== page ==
Also, for threadless forks, it isn't essential to have the cut at exactly 90ļ since the top of the stem or a spacer above the stem is the surface the top cap sits on and will compensate for any slight misalignment.
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Old 12-07-18, 08:00 AM
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Been usihg a pipe cutter for ever because why buy a hacksaw guide when I already have something that works just as easily. FYI, Iíve used this for Al and steel.

Yes, it leaves a raised lip, so I go over it with a file, but I use a file when hacksawing as well.

Hacksaw with some sort of guide has the advantage of working with CF, but somehow I have managed to go decades and only needed to cut a CF steertube one time. I managed to rig up a guide.

The only drawback I have experienced with a tube/pipe cutter is that there is a minimum amount you need to cut off. You canít lop off just 3mm.

So if you have neither and are looking to buy one for the sole purpose of cutting steer tubes and handlebars, Iíd get the hacksaw and guide. But if you already have a pipe cutter, I would just use that until you need to deal with CF and canít figure out how to rig up a guide.

I would base rhe decision more on what will you find other uses for. I use the pipecutter for other things, like (surprise) cutting pipe. I have never found myself lacking for want of a hacksaw guide (except for the time I needed to cut a CF steerer).

Anyway, I look forward to many pages of discussion about this.


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Old 12-07-18, 06:33 PM
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When I cut my steerer tube down I wrapped masking tape around it for a reference line and zipcut it with an angle grinder and a zip disk!
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Old 12-07-18, 08:09 PM
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Hi, I came upon the same problem you have and was able to buy the spin doctor hacksaw guide for just under $20. I used a 32 t hacksaw blade and made a clean cut on the steer tube and didn't require any filing at all.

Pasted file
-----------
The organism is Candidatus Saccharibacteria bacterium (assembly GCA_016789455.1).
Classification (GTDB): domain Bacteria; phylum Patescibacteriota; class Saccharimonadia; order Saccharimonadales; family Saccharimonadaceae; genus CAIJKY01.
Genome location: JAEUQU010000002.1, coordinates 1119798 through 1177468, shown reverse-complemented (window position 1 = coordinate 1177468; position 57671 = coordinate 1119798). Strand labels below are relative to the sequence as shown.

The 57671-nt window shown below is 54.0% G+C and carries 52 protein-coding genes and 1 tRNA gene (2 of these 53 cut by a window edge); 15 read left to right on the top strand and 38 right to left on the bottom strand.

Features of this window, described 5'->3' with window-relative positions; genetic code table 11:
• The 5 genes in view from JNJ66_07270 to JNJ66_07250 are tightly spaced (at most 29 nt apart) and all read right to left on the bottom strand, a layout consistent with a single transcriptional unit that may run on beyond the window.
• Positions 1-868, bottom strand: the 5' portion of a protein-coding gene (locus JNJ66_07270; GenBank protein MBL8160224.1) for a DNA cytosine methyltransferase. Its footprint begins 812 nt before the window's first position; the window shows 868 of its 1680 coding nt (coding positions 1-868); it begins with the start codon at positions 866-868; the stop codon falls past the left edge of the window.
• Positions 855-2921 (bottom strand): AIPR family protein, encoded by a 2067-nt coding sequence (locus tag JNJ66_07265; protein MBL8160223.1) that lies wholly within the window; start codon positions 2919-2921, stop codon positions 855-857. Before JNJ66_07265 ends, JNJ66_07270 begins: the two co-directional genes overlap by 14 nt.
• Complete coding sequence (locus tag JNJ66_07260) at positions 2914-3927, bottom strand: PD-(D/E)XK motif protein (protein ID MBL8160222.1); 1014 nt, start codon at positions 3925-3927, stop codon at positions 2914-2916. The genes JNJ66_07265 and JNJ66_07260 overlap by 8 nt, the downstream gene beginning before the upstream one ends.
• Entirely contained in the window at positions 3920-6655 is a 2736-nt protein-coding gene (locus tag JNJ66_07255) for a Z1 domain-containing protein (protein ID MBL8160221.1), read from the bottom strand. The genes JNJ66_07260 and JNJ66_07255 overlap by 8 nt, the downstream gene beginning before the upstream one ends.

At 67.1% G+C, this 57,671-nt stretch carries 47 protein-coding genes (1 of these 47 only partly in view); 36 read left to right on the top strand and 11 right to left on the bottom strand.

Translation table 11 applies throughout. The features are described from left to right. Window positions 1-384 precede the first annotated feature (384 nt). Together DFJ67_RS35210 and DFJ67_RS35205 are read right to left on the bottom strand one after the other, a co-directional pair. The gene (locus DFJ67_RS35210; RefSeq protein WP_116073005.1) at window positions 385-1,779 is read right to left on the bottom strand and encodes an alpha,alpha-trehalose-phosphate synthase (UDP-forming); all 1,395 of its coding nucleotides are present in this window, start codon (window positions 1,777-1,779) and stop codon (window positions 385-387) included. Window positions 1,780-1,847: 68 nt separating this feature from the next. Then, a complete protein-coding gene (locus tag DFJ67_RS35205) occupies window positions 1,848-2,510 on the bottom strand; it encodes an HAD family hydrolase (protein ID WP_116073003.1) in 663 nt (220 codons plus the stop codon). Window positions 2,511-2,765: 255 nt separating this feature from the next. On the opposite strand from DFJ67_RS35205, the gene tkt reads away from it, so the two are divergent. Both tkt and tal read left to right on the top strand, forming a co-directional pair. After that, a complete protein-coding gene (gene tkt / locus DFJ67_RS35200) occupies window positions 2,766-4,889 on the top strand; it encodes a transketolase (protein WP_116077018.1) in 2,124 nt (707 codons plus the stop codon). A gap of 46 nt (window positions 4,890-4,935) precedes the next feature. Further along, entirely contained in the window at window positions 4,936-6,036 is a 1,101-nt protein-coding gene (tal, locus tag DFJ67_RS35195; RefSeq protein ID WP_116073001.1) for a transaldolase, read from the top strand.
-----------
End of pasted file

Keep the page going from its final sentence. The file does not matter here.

I was very tempted to go with the Harbor Freight $5.99 copper tube cutter which might of done the job for a one time use.
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Old 12-07-18, 08:28 PM
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Why's a perfectly square cut vital, other than aesthetics? On my threaded tube, the upper lockring of the headset hides the end. I marked it by wrapping with tape, and cut it with a hacksaw, then filed the burrs away so the lockring would thread on cleanly. On my threadless stem, it's hidden by the cap.
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Old 12-08-18, 09:06 AM
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Originally Posted by Gresp15C View Post
Why's a perfectly square cut vital, other than aesthetics?
Aesthetics is probably it, I suppose. When I spend hundreds on a nice fork and then cut the steerer, I want the cut to look square -- at least to the eye. Because even though the cut is out of sight on the bike, I will have put the bike together and will always know in my mind what is really underneath that top cap.
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Old 12-08-18, 09:58 AM
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Originally Posted by JonathanGennick View Post
Aesthetics is probably it, I suppose. When I spend hundreds on a nice fork and then cut the steerer, I want the cut to look square -- at least to the eye. Because even though the cut is out of sight on the bike, I will have put the bike together and will always know in my mind what is really underneath that top cap.
Absolutely. I get that. Half of the aesthetics of a nice bike are invisible until you take it apart.
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Old 12-08-18, 11:29 AM
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Originally Posted by Gresp15C View Post
Why's a perfectly square cut vital, other than aesthetics? On my threaded tube, the upper lockring of the headset hides the end. I marked it by wrapping with tape, and cut it with a hacksaw, then filed the burrs away so the lockring would thread on cleanly. On my threadless stem, it's hidden by the cap.
As long as the top cap is at a 90-degree angle to the headset screw that connects to the SFN, it really doesn't matter how it gets there. I would want the steerer tube cut squarely regardless, just to ward off ridicule when the shop guys see it!